There is so much information shooting around on these interwebs that sometimes I have a hard time keeping track of all the conversations I want or need to be a part of.
Yes, of course I use Google Alerts to do vanity searches on my name, but I’ve found that in the past three or four months, I’ve got more value out of subscribing to search feeds. Now I search for everything – particularly on Google Blog Search. I’ve put much less focus on subscribing to individual site feeds (though I do that too), and instead search keywords and track them around the blogosphere. Actually, it’s been a fantastic way of keeping track of conversations and making sure I’d know about the conversations I need to be in.
I could see PR folks making use of search feed aggregation more than site feed aggregation. Do you use search feeds? Do you use them a lot? Have they begun to take up a significant portion of your reading patterns?
In case you don’t know how to get search feeds from Google Blog Search, this video demonstrates how.
Did you know this blog has only 7 subscribers? Me neither. In facts, I’m solidly in the 800 subscriber range according to all authoritative stats on such things. However, Google Reader is reporting 7 subscribers. Keep in mind that these are subscribers to a feed using Google Reader, so expect some skew. But a 793+ subscriber skew is beyond a skew and more in the neighborhood of Clinton’s “I did not have sexual relations with that woman, Monica Lewinsky”.
Oh wait, I have 55 subscribers to my Atom feed as well. Doesn’t really matter since all my feeds redirect to my FeedBurner feed anyway. How are these feeds different? Why doesn’t Google Reader respect 301 redirection which explicitly says “this feed no longer exists and is moved to this other location” (i.e. FeedBurner). Web browsers and in fact search engines including Google see this standard code and respect it. Google and the search engines purge all references to the old URL and index the new one. Browsers don’t cache 301’d pages. Yet Google Reader is handling all these feeds as different feeds. Why?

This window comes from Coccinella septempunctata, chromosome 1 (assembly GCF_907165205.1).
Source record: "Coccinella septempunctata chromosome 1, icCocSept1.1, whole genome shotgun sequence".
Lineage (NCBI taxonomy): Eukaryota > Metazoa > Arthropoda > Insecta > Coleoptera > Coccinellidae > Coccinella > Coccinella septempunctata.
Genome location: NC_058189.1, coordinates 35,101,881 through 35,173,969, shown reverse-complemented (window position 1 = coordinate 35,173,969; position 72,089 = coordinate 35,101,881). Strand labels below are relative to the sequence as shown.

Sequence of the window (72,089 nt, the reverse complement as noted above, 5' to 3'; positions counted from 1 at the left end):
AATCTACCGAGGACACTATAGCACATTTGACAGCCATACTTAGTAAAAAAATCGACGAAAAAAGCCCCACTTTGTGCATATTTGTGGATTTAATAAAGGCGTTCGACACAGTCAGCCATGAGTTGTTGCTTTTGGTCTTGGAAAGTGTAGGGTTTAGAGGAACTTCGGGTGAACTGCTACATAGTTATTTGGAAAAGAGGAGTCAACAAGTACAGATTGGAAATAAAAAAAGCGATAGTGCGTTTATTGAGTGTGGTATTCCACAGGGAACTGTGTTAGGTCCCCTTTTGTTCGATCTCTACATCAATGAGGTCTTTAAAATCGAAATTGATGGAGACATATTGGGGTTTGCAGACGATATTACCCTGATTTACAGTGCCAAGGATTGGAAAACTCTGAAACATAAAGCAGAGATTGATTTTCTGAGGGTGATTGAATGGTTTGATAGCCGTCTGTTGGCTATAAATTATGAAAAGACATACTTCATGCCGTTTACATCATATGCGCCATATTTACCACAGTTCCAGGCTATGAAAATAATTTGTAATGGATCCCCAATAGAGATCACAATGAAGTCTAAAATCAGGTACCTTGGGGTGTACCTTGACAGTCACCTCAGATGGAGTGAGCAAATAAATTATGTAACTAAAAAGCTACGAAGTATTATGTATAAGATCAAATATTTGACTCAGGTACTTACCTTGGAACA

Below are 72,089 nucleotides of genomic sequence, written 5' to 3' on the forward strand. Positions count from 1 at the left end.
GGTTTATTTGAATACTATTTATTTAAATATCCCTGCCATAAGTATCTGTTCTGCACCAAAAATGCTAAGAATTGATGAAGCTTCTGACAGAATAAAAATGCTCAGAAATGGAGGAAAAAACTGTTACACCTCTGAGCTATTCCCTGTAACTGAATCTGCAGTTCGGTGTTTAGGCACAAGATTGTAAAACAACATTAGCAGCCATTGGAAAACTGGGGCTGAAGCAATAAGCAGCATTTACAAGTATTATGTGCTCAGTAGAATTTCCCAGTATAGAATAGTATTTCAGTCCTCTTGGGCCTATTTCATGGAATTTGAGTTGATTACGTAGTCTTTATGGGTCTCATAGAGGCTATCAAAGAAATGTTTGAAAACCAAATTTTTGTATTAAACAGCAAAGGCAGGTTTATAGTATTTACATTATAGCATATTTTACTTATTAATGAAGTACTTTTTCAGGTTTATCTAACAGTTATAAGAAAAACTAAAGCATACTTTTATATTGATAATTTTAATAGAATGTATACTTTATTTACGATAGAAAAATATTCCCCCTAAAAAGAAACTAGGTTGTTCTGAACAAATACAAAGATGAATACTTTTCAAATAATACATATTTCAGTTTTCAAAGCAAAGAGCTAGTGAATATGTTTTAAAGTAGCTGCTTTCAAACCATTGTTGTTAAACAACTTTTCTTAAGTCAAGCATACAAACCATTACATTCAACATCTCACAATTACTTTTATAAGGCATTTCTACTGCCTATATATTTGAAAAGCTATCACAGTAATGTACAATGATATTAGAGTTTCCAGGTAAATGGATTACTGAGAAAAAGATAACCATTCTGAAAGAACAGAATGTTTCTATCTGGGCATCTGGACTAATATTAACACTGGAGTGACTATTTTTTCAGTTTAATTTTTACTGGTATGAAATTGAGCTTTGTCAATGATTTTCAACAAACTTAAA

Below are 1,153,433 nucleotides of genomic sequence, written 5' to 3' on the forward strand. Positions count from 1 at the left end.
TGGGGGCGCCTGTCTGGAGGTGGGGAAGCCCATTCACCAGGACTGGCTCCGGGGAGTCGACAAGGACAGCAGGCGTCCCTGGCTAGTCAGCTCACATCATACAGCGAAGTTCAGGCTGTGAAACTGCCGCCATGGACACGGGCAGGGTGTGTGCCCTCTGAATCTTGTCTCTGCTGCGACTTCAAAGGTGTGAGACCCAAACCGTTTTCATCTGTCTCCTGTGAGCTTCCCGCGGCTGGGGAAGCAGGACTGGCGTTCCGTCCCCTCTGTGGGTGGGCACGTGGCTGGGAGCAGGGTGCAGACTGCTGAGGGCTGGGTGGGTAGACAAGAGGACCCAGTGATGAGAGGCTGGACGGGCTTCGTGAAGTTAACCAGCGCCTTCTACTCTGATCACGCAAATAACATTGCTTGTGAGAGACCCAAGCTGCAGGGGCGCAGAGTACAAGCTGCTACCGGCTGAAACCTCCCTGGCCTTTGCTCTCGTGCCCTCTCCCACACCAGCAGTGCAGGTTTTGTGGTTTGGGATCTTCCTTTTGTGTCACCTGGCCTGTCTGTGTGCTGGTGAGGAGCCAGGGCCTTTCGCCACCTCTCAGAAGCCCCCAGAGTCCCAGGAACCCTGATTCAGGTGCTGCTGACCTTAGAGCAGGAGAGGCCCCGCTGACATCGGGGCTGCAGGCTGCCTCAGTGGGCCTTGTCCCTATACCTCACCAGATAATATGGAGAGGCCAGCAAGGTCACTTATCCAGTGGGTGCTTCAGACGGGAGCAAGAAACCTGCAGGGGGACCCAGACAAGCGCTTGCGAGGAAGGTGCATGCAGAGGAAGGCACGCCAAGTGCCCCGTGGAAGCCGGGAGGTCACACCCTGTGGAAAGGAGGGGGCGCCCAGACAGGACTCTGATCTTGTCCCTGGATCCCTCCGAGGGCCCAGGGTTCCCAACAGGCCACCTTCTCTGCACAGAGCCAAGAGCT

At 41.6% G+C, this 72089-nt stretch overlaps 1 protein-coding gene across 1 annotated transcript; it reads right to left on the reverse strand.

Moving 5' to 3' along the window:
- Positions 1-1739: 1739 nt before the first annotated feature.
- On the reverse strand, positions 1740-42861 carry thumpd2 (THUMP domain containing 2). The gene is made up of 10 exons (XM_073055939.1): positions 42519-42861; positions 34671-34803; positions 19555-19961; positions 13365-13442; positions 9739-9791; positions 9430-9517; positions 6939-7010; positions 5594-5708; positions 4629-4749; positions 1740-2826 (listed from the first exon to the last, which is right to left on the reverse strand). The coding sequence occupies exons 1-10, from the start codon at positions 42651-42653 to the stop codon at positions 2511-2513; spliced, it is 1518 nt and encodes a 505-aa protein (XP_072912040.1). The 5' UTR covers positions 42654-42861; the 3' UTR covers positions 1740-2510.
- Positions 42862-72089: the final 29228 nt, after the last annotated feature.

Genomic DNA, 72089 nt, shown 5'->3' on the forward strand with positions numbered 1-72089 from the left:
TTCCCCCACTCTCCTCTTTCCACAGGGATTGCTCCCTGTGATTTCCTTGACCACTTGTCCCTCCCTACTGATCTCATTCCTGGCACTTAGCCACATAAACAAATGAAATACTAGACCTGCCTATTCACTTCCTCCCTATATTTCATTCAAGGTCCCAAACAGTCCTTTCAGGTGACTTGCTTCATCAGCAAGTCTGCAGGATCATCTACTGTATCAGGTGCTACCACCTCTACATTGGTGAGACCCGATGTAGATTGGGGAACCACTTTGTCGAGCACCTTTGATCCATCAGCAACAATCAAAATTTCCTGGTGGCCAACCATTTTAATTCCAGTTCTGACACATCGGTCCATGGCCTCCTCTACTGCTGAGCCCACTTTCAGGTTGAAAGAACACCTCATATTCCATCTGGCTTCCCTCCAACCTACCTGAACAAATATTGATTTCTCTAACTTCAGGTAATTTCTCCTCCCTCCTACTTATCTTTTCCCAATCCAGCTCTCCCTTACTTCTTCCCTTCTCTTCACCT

If you look at Mike Arrington and Robert Scoble’s posts where are they are fruitlessly frittering away at trying to track the nuances of these numbers, you’ll notice a couple more problems with this whole Google Reader subscriber number problem.
Everyone is having to tally up subscriptions. Why can’t it be boiled down by host names for a total. And even worse, Mashable does an uber-nice hatchet job on the stats pointing out that many of the top blogs are top blogs because they are default feeds in feed readers.
Excuse the feed refreshes/wonkiness you may have seen here at Technosailor in the past 2 hours. I had to nail down an issue that was affecting HTML being stripped from feeds. It’s all resolved now. Carry on as you were. Anyone who is curious the culprit? PodPress 7.3 was stripping tags a little too aggressively from feeds. PodPress 7.4 has been released and fixes the issue.